Centovalli Railway: Switzerland’s most romantic train trip

Centovalli Railway: Switzerland’s most romantic train trip

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Travel by train through Switzerland

Reaching the heights of Swiss/Italian beauty (wikipedia)

TICINO, SWITZERLAND, January 3, 2015 – The Centovalli Railway is a bit of a paradox. On one hand it is arguably the most romantic rail journey in Switzerland. On the other, it’s real name in Italian is Ferrovie Autoline Regionali Ticinesi.  Otherwise, affectionately known as the “FART” train.

Once the laughter subsides, the jokes made and the pictures taken however, this picturesque two-hour train excursion through Italian Switzerland and the northern tip of Italy is a gem.

Charming churches and villages along the Centovalli line  (wikipedia)
Charming churches and villages along the Centovalli line (wikipedia)

The Centovalli, which translated means “Hundred Valleys,” connects Locarno, Switzerland on Lake Maggiore with Domodossola, Italy. The line was built in 1923 when a team of Italian workers from one terminus met another group of Swiss laborers at Santa Maria Maggiore. For nearly 90 years the privately owned sections of the narrow-gauge service have been administered by separate companies.

With 83 bridges and 31 tunnels, the Centovalli Railway is a source of perpetual delight. Food services are not available aboard the trains, and there are no reservations. Best of all, passengers with a Swiss Rail Pass or a Eurailpass travel free.
Many travelers begin in Domodossola after a visit to the Matterhorn in Zermatt, transferring between the German-speaking part of the country to the balmy Mediterranean-like Italian region.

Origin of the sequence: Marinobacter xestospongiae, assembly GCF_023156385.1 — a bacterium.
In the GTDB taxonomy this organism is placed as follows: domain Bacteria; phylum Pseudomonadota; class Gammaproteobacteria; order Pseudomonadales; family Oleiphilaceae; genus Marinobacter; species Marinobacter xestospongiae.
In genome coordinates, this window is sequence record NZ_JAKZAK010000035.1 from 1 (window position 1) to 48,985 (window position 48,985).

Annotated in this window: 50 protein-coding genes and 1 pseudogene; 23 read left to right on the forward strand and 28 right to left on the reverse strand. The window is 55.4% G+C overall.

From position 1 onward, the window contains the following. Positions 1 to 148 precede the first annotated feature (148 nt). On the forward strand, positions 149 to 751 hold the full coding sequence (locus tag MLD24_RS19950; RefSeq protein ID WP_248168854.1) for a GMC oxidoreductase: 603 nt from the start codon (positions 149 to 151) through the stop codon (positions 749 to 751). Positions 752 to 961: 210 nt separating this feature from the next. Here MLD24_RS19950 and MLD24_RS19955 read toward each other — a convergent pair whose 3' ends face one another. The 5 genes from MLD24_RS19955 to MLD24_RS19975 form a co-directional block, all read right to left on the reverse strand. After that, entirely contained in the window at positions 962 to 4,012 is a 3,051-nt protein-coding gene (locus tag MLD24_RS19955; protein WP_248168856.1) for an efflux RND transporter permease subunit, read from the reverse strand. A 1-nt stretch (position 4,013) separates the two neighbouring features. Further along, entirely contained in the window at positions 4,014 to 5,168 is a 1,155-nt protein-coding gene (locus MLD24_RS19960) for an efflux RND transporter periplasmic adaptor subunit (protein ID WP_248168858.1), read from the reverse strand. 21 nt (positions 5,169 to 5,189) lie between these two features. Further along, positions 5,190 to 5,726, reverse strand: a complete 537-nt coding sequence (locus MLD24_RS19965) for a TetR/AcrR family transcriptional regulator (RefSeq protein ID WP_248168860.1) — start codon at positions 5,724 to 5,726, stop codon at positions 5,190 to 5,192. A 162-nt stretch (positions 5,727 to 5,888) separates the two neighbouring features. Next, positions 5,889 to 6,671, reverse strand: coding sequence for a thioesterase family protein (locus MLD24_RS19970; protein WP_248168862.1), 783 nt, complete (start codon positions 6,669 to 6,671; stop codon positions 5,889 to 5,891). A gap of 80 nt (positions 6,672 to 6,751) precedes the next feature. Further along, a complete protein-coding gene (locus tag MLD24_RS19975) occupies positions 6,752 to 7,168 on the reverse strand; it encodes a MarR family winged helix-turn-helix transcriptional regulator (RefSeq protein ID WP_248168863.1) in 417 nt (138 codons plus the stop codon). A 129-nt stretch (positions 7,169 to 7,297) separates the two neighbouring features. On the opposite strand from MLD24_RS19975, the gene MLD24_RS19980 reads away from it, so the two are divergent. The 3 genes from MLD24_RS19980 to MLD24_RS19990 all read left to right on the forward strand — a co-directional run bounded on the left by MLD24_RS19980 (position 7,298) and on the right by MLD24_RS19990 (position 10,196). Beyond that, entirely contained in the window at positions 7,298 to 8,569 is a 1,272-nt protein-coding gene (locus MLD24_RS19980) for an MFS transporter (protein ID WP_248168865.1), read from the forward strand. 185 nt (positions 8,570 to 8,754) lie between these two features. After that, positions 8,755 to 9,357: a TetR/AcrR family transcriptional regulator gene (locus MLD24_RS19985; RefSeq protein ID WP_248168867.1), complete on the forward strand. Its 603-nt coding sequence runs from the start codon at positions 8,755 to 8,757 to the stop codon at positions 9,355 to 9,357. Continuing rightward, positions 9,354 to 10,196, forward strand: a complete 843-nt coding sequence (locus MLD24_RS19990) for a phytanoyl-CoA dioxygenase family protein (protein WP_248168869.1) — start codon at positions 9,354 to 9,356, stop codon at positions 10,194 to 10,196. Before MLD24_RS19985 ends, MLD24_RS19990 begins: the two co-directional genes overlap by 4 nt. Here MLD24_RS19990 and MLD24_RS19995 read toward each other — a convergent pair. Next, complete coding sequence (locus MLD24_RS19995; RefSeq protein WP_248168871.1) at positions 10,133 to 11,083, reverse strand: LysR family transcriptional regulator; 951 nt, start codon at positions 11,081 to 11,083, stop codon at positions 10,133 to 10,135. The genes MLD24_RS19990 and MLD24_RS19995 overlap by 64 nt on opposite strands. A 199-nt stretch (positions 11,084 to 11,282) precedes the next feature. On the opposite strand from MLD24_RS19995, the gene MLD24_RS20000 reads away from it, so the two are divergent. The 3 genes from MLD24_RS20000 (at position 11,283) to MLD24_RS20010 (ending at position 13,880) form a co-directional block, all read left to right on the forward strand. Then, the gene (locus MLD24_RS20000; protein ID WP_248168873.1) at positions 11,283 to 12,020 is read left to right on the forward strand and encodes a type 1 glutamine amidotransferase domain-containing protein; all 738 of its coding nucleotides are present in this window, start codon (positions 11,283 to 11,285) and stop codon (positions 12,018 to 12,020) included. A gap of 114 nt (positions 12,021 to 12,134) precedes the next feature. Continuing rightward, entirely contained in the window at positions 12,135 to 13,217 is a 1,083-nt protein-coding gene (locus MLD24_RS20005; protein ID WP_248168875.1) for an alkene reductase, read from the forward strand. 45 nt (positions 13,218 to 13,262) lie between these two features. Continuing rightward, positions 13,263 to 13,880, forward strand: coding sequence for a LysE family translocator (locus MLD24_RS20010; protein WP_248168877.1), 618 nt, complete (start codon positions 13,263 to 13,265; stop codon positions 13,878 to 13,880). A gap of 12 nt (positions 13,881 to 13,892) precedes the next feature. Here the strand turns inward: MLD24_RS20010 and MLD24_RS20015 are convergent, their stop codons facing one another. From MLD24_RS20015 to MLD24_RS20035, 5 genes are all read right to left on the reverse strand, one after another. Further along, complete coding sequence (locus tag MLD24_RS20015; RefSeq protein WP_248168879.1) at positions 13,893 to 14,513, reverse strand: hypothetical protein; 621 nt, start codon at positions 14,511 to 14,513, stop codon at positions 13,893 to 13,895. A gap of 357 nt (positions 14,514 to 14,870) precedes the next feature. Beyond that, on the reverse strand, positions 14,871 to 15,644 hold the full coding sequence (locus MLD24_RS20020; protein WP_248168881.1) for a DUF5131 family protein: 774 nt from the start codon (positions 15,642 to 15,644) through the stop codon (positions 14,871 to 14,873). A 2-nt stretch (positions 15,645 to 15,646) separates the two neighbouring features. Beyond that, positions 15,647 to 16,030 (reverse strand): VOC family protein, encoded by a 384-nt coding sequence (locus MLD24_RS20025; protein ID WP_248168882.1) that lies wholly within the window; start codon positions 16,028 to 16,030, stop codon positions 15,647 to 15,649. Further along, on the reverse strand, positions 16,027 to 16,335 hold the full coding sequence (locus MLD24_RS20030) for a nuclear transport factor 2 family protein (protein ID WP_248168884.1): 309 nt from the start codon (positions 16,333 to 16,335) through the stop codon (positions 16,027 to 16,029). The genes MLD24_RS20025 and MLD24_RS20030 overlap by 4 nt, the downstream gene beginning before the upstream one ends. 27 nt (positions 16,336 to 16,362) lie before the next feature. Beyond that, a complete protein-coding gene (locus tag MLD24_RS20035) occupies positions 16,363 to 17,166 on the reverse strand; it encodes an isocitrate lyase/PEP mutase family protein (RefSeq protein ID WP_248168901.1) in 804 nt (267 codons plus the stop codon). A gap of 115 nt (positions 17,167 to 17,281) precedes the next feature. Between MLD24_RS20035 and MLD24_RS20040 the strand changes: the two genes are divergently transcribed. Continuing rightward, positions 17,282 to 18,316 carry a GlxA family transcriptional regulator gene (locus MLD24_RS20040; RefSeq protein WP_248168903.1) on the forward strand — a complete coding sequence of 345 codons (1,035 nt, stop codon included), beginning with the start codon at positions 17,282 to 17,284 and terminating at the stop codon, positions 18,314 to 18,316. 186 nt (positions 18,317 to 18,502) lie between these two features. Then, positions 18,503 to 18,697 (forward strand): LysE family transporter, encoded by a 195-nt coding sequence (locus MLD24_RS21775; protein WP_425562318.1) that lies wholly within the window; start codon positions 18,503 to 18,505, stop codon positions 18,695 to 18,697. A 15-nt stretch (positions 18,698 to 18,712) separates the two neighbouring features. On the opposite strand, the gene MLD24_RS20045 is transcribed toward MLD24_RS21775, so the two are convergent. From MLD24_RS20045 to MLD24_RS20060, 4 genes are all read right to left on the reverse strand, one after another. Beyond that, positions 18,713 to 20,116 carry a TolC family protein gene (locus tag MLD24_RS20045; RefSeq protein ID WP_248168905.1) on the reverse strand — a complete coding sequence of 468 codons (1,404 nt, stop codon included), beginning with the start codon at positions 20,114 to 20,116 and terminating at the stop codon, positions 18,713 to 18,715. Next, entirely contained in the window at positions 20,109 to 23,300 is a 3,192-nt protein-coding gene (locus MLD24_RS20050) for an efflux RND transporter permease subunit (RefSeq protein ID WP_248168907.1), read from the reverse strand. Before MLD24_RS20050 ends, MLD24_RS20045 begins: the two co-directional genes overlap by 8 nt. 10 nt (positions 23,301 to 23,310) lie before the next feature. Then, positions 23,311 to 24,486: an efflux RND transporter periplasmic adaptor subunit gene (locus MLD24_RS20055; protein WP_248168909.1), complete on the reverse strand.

From the other direction, the Centovalli Railway departs from a stunning mosaic-lined underground terminal in Locarno before it surfaces into brilliant sunlight just outside of Ponte Brolla. No matter which way you choose, bring your passport because there is a check at the border.

Panoramic modern Centovalli train  (wikipedia)
Panoramic modern Centovalli train (wikipedia)

Diversity is the secret to Centovalli’s charms. Plunging rocks dive into canyons of cascading streams. Tracks twist. Rails sing. Waterfalls hide behind each bend, delighting passengers who rush from one side of the coach to the other to catch a glimpse. Crystal lakes glisten below towering trestles that disappear into tunnels before re-emerging into sun splashed forests and vineyards.

There are fresco-covered villages, ancient stone cottages and historic churches all blended with Swiss efficiency and Italian flair. The sleek, cream-colored coaches with blue trim feature over-sized windows for maximum viewing. Trains with panoramic cars, however, do require a small additional fee on the Italian portion of the journey. The supplement can be paid to the conductor during the ride.

Ancient stone village of Borgnone  (wikipedia)
Ancient stone village of Borgnone (wikipedia)

Locals regard the railway as a lifeline. Visitors, however, use it primarily as a transfer route and, in the process, often fail to realize much of its value as destination unto itself.

The way to enjoy the Centovalli is to make a day of it. Hop on and off now and then and savor the rewards of its riches. There is no real advantage to taking the train from east to west or vice-versa, although the right side of the carriage is probably best from Domodossola and the left is generally better when riding from Locarno.